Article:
There is no reliable evidence that shows putting turmeric on teeth whitens them. Many herbs are beneficial for your health but will not whiten teeth. 

5. Oil Pulling

Oil pulling is an Ayurvedic practice of swishing oil through the teeth and around the mouth. Coconut oil and olive oil are commonly used. This practice may improve bad breath, but it will not remove stains from teeth.

Is Activated Charcoal Safe on Teeth?

The answer is mixed. While studies have shown that activated charcoal removes stains, it is not the most effective option. 

A systematic review of 208 articles revealed that charcoal-based teeth whitening products have a lower whitening effect.11 It also says that these products carry more risk of dental erosion than other whitening alternatives due to their highly abrasive properties. 

Charcoal does have whitening properties. However, the toxicity of charcoal-based dental products hasn’t been thoroughly tested. Until more research comes out, avoiding whitening products containing charcoal is best. 

Why Trust Our Review of Natural Teeth Whitening?

All medical content on this site, including this guide and other product reviews, is written by our team of experienced writers and researchers. All NewMouth writers vet products that are recommended and reviewed in the industry. In cases where this is not possible, our team will:

  • Compare positive and negative reviews on the products
  • Talk to company leaders to ensure their products are safe and effective
  • Look into costs to ensure customers are getting the best quality products at reasonable prices
  • Read research studies to compare the pros and cons of each product

Every piece of content is heavily reviewed before publication. All content on NewMouth is also medically reviewed by a licensed dentist, specifically any content where we recommend products.

Our dentists flag any recommendations they disagree with. Any products that don’t meet their professional standards are removed.

Some natural teeth whitening products also use ingredients that may not be completely effective at removing stains. More research is still needed on the overall effectiveness of natural teeth whitening products.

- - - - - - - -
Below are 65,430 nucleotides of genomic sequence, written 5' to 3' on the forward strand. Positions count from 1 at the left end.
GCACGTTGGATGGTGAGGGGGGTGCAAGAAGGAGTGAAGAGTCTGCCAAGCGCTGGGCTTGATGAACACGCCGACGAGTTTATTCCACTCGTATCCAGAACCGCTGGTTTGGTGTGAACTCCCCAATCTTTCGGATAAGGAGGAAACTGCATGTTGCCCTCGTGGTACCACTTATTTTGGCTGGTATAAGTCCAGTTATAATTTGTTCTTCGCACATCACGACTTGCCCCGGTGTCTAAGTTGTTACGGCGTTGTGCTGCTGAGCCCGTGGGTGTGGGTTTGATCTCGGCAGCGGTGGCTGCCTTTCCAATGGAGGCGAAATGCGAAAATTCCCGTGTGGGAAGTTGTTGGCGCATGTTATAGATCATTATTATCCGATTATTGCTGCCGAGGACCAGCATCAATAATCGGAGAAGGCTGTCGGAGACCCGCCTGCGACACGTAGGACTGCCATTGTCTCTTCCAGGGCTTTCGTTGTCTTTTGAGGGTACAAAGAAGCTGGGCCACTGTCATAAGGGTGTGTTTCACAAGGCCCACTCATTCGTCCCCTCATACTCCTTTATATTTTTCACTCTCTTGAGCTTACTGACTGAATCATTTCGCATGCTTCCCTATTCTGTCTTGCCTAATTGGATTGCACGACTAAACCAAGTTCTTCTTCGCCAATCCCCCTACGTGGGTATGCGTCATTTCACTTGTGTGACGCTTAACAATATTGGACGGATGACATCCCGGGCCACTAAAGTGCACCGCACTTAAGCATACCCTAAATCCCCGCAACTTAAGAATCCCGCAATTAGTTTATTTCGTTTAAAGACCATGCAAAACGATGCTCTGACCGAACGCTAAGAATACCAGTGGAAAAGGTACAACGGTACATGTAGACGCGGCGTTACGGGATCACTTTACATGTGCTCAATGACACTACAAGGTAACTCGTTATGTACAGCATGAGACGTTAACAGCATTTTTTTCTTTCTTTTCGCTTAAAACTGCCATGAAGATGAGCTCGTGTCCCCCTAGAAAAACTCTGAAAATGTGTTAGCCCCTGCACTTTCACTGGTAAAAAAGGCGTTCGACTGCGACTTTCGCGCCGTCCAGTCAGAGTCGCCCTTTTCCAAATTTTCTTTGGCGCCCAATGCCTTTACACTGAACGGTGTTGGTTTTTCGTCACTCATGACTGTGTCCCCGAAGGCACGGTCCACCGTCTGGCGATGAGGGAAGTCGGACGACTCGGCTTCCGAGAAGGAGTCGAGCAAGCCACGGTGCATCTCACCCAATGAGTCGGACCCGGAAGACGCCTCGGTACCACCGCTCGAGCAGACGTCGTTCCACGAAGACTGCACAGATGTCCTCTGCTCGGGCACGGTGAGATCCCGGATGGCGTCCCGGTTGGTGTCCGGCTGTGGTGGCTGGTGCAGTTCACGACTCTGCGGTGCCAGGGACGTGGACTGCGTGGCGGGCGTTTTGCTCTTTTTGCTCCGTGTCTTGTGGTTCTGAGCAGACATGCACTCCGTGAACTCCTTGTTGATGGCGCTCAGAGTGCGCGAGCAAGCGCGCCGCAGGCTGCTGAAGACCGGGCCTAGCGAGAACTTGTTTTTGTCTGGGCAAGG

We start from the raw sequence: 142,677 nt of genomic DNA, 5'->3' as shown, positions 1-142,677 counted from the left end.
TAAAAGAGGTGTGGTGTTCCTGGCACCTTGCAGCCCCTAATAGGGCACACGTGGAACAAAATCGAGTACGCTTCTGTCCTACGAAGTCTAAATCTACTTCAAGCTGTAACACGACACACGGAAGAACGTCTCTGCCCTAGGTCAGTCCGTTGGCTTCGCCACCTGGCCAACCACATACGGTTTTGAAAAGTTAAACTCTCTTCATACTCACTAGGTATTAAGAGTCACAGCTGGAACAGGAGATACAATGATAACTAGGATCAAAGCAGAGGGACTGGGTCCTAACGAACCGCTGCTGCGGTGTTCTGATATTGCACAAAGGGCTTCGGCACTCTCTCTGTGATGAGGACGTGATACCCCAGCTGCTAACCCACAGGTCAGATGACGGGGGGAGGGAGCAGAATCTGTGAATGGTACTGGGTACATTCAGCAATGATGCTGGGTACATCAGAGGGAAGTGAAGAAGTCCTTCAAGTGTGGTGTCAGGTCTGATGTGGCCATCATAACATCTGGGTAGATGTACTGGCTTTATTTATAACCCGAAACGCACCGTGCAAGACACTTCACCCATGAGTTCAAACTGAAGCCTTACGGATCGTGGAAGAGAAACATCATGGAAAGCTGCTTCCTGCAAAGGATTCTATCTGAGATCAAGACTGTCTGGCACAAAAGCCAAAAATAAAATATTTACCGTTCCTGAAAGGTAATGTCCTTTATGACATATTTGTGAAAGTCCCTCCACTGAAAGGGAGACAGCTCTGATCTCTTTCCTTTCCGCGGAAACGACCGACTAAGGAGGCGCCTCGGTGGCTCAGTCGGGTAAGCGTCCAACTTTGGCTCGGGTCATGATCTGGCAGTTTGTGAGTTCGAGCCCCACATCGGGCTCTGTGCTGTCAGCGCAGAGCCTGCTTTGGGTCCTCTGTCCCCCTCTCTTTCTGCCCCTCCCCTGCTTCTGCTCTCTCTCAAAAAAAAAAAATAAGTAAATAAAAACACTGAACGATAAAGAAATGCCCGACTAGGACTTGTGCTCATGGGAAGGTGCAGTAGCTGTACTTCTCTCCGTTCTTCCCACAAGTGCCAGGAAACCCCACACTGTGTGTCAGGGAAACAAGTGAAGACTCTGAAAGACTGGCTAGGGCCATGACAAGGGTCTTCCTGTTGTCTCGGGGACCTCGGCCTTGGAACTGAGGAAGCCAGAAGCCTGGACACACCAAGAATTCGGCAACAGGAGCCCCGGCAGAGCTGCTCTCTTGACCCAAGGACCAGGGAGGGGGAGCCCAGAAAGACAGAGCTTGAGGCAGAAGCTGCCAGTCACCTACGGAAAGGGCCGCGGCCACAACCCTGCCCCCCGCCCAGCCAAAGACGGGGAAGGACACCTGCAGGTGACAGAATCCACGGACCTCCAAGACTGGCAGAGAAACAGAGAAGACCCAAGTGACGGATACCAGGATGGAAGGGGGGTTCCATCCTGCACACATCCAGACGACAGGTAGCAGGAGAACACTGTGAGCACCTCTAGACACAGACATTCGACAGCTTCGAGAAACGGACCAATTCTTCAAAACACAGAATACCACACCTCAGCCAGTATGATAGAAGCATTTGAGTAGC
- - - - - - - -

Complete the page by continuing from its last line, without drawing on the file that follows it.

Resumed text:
Summary

  • Natural teeth whitening products are effective alternatives for products containing bleaching agents like peroxides
  • You can also maintain a brighter smile through good oral hygiene and nutrition
  • Teeth stains can be internal or external
  • At-home teeth whitening kits usually target external stains
  • Activated charcoal does have whitening effects but increases the risk of dental erosion
Last updated on January 20, 2023
11 Sources Cited
Last updated on January 20, 2023
All NewMouth content is medically reviewed and fact-checked by a licensed dentist or orthodontist to ensure the information is factual, current, and relevant.

We have strict sourcing guidelines and only cite from current scientific research, such as scholarly articles, dentistry textbooks, government agencies, and medical journals. This also includes information provided by the American Dental Association (ADA), the American Association of Orthodontics (AAO), and the American Academy of Pediatrics (AAP).
  1. Barrette, Lori. “DIY Teeth Whitening: Too Good to Be True?” URMC Newsroom, 2020.
  2. Kleber, et al. “In Vitro Tooth Whitening by a Sodium Bicarbonate/Peroxide Dentifrice.” The Journal of Clinical Dentistry, U.S. National Library of Medicine.
  3. Carey, Clifton M. “Tooth whitening: what we now know.” The journal of evidence-based dental practice, 2015.
  4. Brooks, et al. “More on Charcoal and Charcoal-Based Dentifrices.” The Journal of the American Dental Association, 2017.
  5. Hara, AT., and Turssi, CP. “Baking Soda as an Abrasive in Toothpastes: Mechanism of Action and Safety and Effectiveness Considerations.” Journal of the American Dental Association, U.S. National Library of Medicine.
  6. Kalyana, et al. “Stain Removal Efficacy of a Novel Dentifrice Containing Papain and Bromelain Extracts – an in Vitro Study.” Wiley Online Library, John Wiley & Sons, Ltd, 2010.
  7. Natural Teeth Whitening: Fact vs. Fiction.” Mouth Healthy TM.
  8. Neighmond, Patti. “Navigating The 'Aisle Of Confusion' To Whiten Your Teeth.” NPR, 2017.
  9. Vaz, et al. “Whitening Toothpaste Containing Activated Charcoal, Blue Covarine, Hydrogen Peroxide or Microbeads: Which One Is the Most Effective?” Journal of Applied Oral Science: Revista FOB, 2019.
  10. Chakravarthy, PK., and Acharya, S. “Efficacy of Extrinsic Stain Removal by Novel Dentifrice Containing Papain and Bromelain Extracts.” Journal of Young Pharmacists, 2012.
  11. Tomás, et al. “Effectiveness and abrasiveness of activated charcoal as a whitening agent: A systematic review of in vitro studies.” Annals of Anatomy, 2023.
linkedin facebook pinterest youtube rss twitter instagram facebook-blank rss-blank linkedin-blank pinterest youtube twitter instagram